If you’ve never heard of compersion before, don’t worry. This concept, which many define as the opposite of jealousy, isn’t in any traditional dictionary. Yet it’s necessary for a strong foundation in many successful polyamorous relationships. Compersion is a warm and fuzzy feeling when the person you care about experiences joy provided by someone or something other than yourself.
Compersion can be difficult to understand if you have a more jealous personality type or if you’re not built for polyamory. Many polyamorous people describe how they feel compersion through their partner’s sexual exploits and flirtations with other people, and people who naturally feel compersion may learn that this isn’t the “right” way to feel. After all, jealousy is often portrayed as normal even when it’s negative!
To understand compersion, we should first understand jealousy. When we see or even imagine our significant others being emotional or physically intimate with another person, we tend to get a little jealous. Why is this? We’re taught that there is a finite amount of love and that when our lovers give love to others that is love taken away from us.
But the very concept behind compersion argues that this is untrue or, at least, not the only way to look at a situation. One of the concepts you must understand and believe to feel compersion is that idea that love can be multiplied rather than divided when spread. You have to feel comfortable that your man can multiply his love and he won’t wind up leaving you for another woman. You must feel secure in your relationship and not look at your significant other as something you own or control, which can be difficult in a culture than so often teaches us these things.
And just because you’re capable of feeling compersion or have worked your way toward compersion so you might experiment with swinging, threesomes or other sexual alternatives doesn’t mean you’re incapable of jealousy. You can even feel both at the same time, which certainly makes the whole thing more confusing!
Not all forms of compersion have to do with feeling positively about your man’s other romantic and sexual encounters. Compersion can also be a form of empathy, where you experience happiness because your man is happy. Imagine the way his eyes light up when he talks about something he loves or is good at, something that’s making him excited and hopeful again.
Of course, these are all feelings we experience as part of new relationship energy, so it only makes sense that you might feel compersion for your guy when he starts seeing someone else if you already experience strong feelings of joy in response to things that make him happy.
By extension, some people would say that a parent could feel compersion by watching their child experience joy with a toy or when someone close to them receives an accolade in their field of study. By some definitions, you might feel compersion when your significant other fosters friendships outside of your relationship.
But sexual and romantic compersion plays a crucial role when one or both of you is polyamorous and feels a need to be with other people. When that need goes unmet because one partner is unable or unwilling to allow exploration outside the relationship, resentment can grow. It might even lead to cheating. However, compersion allows the bond to remain and even flourish while more of you or your partner’s needs are being met.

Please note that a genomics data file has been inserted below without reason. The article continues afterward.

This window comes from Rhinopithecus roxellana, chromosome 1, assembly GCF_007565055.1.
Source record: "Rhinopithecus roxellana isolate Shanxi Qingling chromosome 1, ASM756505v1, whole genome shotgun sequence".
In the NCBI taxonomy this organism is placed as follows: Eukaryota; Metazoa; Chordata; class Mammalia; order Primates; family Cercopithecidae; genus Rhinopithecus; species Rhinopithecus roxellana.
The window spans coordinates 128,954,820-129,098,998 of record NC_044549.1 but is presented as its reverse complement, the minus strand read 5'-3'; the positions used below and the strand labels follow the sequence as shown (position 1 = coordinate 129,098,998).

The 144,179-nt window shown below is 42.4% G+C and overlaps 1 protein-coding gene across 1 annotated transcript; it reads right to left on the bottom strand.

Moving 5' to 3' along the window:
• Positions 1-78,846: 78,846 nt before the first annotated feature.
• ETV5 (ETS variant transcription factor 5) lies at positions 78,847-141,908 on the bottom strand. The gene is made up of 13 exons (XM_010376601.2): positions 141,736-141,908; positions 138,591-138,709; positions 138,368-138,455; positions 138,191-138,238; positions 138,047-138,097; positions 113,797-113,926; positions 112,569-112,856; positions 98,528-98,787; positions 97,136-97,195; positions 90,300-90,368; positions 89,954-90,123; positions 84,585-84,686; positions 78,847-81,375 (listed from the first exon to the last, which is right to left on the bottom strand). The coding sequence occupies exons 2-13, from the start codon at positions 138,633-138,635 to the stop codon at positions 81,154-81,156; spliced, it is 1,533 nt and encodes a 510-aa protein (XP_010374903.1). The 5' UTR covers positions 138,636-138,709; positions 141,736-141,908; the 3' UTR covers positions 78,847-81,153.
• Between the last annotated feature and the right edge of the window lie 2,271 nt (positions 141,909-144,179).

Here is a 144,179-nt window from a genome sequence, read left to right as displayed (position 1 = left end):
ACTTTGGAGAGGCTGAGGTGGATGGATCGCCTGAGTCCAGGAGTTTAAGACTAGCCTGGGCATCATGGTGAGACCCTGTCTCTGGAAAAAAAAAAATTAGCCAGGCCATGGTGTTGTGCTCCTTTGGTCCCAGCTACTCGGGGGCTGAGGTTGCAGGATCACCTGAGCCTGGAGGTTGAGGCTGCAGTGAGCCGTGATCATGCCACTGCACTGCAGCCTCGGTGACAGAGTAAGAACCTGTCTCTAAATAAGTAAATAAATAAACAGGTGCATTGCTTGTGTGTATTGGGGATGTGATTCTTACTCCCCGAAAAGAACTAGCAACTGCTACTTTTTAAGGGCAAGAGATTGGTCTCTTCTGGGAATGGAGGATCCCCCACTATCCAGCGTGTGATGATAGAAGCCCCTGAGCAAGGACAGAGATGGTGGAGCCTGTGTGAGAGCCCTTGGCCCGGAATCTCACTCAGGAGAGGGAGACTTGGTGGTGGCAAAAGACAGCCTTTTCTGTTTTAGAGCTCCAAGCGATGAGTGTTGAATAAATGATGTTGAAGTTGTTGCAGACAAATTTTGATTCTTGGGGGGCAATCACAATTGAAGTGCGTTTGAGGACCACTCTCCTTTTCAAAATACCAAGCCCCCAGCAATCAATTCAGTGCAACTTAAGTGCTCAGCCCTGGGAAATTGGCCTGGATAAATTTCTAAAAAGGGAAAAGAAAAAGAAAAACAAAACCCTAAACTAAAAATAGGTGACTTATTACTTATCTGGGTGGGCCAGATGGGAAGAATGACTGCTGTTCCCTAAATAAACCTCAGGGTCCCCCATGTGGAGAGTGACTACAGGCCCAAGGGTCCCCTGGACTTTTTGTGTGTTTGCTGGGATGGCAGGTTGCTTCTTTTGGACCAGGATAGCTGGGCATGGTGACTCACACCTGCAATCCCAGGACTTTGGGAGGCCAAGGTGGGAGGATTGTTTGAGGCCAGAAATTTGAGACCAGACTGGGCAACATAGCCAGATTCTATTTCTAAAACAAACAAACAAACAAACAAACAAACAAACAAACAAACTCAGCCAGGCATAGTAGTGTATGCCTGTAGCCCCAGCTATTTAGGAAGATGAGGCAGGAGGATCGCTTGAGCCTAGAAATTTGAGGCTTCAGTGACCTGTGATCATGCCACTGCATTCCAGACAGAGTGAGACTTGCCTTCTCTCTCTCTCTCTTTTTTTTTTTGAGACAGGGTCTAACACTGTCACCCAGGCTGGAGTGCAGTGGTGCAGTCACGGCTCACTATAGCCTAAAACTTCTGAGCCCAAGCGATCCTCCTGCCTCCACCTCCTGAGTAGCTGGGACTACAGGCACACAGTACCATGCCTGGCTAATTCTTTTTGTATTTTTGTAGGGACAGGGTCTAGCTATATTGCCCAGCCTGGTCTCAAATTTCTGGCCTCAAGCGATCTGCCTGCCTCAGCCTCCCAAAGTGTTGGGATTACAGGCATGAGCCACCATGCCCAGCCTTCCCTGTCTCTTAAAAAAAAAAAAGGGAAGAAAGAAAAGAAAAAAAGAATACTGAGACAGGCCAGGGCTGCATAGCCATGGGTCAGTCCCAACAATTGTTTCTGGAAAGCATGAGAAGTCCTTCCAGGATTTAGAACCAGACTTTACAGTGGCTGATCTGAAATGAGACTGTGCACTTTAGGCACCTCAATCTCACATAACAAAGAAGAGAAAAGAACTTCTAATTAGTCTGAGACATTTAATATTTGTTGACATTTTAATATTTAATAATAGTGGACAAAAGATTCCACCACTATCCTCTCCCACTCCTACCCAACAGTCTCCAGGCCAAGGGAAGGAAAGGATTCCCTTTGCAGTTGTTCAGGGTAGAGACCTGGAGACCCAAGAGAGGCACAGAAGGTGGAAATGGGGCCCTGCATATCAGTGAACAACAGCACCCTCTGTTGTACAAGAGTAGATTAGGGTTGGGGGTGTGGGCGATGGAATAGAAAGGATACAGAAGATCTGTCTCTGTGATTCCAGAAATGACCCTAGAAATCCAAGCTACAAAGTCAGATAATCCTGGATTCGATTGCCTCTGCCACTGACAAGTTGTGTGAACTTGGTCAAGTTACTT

For instance, your man might be bisexual and interested in sleeping with other men. Compersion would be a handy skill to hone so you could be happy with him doing that. If there’s a sexual activity that’s not up your alley, such as light bondage, that he’s able to do with others, you might feel joy knowing he’s exploring more of himself. Compersion can also be useful in situations where one partner is disabled and otherwise unable to provide necessary sexual stimulation.
Compersion can also be a strong aphrodisiac. It can bring new-found joy and even skills into your bedroom and relationship. It may turn you on to imagine or even watching your partner be with someone else; although, voyeurism isn’t a necessary component of compersion.
You may find that you’ve never expressed how you feel compersion to anyone, even your partner, because it wasn’t deemed “normal.” You may also approach the topic of an open relationship or seeking other sexual partners if you feel your partner is capable of compersion and that you can do the same.
With that said, you shouldn’t necessarily try to feel compersion or force outside relationships just to spice up your relationship. It’s a foreign concept to a lot of people, and opening up your relationship won’t necessarily fix any relationship issues.
If you are looking to grow your compersion muscle, you’ll need to combat jealousy. Frank conversation about the jealous feelings you have is a necessary, albeit uncomfortable, step in this direction.
Certainly, if you can feel happiness over your partner’s joy, it’s going to be good for your relationship, even if that compersion is of a more generalized nature. But compersion is something that isn’t widely understood by society, and talking about these feelings with people who don’t understand it, especially people who take a more conservative view of relationships, could lead to judgment and even ostracizing from your social group.
It’s always a risk to vocalize those feelings; although, you could find yourself making strong connections with other people who similarly feel compersion for their partners. You’re more likely to find those people in polyamorous communities. Perhaps this is the very reason compersion is a term so foreign in the monogamous world, even though practicing more compersion is beneficial in almost every way.